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School Bus Safety Tops BOE Agenda
By James Lomuscio
Westport’s school transportation coordinator pitched the Board of Education two items tonight to further safeguard children on school buses -— three-point, shoulder lap seat belts and cameras to catch scofflaws who pass stopped buses. Initially, four buses would be equipped with cameras to nab drivers who ignore the bus’s flashing lights. ENLARGE) Dave Matlow for WestportNow.com
While the board took no action on either proposal, some board members favored both.
Chairman Michael Gordon expressed strong support for the proposed RedFlex Student Guardian camera system designed to nab drivers who ignore a school bus’s flashing lights and stop arm. The system allows police to cite violators based on vehicle and license plate photos and video evidence received.
A RedFlex representative who appeared with district transportation coordinator Sandy Evangelista stressed the system would be placed on 10 percent of the town’s 40-bus Dattco fleet—and that it would come at no cost to the town. It would be funded by each $450 violation fine, about two to three per week, she said.
“I think this is a no-brainer because of the cost of entry,” said Gordon.
He added that with the risk passing motorists pose to children exiting buses, “I think it should be a $450 fine and embarrassment,” with offenders photos being published.
The Guardian system involves three cameras on each bus. One records a live video stream once the bus’s flashing stop lights are activated. The other two follow the vehicle, recording its tag number to forward pictures to the Police Department. The company states it has a 92 percent catch rate of tag numbers.
Board member Mark Mathias initially expressed some concern about Big Brother, as well as if the system would place an added burden on the town’s police.
“Chief (Foti) Koskinas has a strong interest in the program, and he is in full support,” said Elio Longo, school business administrator.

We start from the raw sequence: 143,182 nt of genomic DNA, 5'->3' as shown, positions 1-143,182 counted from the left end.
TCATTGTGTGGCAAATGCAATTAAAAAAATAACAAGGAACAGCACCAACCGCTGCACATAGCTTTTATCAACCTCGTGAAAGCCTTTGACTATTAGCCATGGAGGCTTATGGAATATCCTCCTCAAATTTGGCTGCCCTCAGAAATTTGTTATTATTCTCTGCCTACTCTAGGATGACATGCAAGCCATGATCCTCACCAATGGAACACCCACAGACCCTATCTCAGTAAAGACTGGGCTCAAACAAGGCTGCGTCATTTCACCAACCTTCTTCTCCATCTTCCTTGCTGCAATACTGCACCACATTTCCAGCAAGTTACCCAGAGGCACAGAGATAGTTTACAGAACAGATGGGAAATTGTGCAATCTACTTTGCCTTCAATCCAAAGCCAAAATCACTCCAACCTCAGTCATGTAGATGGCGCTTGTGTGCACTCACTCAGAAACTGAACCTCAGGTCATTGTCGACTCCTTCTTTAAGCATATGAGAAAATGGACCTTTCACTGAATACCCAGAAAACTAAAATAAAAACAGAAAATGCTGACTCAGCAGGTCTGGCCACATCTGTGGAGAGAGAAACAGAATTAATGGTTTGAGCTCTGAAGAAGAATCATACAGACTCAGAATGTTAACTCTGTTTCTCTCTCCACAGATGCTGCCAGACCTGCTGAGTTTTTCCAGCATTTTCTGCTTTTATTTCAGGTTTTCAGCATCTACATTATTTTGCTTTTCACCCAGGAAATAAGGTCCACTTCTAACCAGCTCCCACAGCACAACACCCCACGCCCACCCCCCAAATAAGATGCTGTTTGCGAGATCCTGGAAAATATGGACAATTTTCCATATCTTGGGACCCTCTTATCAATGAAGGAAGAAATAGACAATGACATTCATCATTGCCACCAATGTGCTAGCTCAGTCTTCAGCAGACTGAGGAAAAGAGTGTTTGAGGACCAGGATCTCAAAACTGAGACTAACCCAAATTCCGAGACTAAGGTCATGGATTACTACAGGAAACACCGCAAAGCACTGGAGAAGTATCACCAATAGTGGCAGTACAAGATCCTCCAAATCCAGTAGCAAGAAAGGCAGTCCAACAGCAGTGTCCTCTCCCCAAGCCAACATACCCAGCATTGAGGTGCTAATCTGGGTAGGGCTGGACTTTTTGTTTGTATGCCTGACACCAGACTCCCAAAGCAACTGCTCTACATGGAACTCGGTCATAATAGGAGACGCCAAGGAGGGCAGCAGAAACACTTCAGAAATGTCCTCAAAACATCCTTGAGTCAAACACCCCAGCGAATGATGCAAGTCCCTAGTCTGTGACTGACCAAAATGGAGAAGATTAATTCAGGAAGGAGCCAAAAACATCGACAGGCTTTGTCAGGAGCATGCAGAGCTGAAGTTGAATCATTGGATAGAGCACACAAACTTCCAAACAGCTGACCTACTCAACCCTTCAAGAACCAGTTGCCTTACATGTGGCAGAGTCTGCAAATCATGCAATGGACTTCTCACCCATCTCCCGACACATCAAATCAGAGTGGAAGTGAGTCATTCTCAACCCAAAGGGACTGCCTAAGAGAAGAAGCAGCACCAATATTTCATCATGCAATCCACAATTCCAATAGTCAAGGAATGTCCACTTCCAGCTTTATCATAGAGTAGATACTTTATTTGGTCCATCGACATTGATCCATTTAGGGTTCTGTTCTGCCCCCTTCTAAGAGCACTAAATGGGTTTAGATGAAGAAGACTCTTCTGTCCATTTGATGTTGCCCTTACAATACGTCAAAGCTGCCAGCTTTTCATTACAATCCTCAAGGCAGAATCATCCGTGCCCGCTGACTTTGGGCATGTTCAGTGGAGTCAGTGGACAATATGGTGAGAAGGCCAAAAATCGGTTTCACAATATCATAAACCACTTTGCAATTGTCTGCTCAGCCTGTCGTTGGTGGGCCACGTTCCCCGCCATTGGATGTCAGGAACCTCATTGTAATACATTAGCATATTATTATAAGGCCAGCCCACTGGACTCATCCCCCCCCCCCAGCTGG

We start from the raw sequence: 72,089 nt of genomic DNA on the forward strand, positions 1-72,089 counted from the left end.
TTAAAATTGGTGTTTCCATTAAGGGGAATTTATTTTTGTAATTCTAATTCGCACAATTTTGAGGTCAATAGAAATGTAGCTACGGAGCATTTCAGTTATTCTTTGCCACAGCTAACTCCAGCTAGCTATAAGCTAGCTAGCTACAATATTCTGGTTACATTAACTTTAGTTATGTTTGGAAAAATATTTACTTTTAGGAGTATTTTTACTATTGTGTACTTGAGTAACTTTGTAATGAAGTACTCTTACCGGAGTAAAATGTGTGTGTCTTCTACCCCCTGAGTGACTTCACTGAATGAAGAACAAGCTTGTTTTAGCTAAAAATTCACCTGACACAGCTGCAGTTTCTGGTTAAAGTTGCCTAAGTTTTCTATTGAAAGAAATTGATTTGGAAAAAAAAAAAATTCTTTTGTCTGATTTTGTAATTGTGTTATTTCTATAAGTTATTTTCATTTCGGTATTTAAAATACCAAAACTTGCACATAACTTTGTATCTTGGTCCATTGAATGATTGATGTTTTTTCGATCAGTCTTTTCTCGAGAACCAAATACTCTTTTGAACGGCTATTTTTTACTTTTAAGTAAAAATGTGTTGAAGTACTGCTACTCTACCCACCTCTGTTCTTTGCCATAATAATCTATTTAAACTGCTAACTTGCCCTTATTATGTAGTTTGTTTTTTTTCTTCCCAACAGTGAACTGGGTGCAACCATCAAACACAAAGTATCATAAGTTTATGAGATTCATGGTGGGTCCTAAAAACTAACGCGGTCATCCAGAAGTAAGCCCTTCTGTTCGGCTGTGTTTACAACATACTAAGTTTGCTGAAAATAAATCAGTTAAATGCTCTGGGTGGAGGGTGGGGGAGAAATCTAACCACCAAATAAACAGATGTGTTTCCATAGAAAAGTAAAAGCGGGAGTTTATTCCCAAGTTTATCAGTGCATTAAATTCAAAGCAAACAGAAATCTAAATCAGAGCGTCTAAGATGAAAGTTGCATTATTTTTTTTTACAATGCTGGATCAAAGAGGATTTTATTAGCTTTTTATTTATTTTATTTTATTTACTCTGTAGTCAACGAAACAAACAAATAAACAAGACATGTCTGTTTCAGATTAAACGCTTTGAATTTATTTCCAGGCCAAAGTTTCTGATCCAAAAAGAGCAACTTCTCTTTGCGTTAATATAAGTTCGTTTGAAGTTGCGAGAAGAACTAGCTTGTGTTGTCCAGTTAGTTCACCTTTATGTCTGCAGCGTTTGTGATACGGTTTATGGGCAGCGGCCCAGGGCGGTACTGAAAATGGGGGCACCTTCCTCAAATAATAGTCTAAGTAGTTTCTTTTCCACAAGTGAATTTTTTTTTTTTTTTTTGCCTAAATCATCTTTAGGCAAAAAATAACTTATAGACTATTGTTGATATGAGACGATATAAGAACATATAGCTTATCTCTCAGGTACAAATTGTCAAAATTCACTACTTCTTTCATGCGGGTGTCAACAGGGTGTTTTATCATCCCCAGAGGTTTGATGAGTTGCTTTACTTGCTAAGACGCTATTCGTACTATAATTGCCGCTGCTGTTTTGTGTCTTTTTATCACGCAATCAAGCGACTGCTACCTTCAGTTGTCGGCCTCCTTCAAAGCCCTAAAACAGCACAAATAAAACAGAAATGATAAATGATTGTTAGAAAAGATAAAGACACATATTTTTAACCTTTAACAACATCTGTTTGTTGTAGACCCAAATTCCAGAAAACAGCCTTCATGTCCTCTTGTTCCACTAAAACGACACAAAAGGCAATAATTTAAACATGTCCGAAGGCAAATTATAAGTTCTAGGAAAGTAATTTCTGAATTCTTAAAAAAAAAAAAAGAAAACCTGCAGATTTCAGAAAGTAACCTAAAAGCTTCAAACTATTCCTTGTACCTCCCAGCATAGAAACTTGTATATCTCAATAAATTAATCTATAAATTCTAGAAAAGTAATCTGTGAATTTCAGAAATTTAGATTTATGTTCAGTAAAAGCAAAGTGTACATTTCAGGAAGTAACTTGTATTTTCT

“If he’s cool with it, I don’t have a problem,” Mathias said.
Schools Superintendent Colleen Palmer said that school bus drivers “are so concerned” about impatient drivers passing them that she once saw a bus driver positioning his vehicle diagonally across the road to block traffic both ways.
“We really want to keep our children safe,” she said in support of the project.
According to Evangelista, the buses equipped with the cameras would be rotated, so that drivers would not know what buses on what routes would have them installed.
Regarding three-point seat belts, Evangelista said that the 13 new buses scheduled for 2018 would have them installed for a total cost of $120,900. To retrofit the remaining fleet the cost would soar to $492,800.
Palmer said that when she and Evangelista go out to bid the future school bus contract, “we will do so to have seat belts on all buses.’
The necessity of seat belts on school buses has long been debated nationally as well as in Westport. Opposing arguments include children not being able to get off a bus quickly in the event of fire or landing in water.
It has also been argued that seat belts are unnecessary since the seats in front of the children, except for those in the first seats, are cushioned.
Palmer suggested that perhaps retrofitting only the front seats would be a solution until a the town gets a new fleet with belts on all buses.
Despite the naysayers, Mathias said he was a strong supporter of seat belts on buses.
“The federal government does not say seat belts save lives ... unless you are on a bus,” he said.
“The laws of physics apply to a bus,” he added. “If (the children) are not stopped, they’ll keep moving.”
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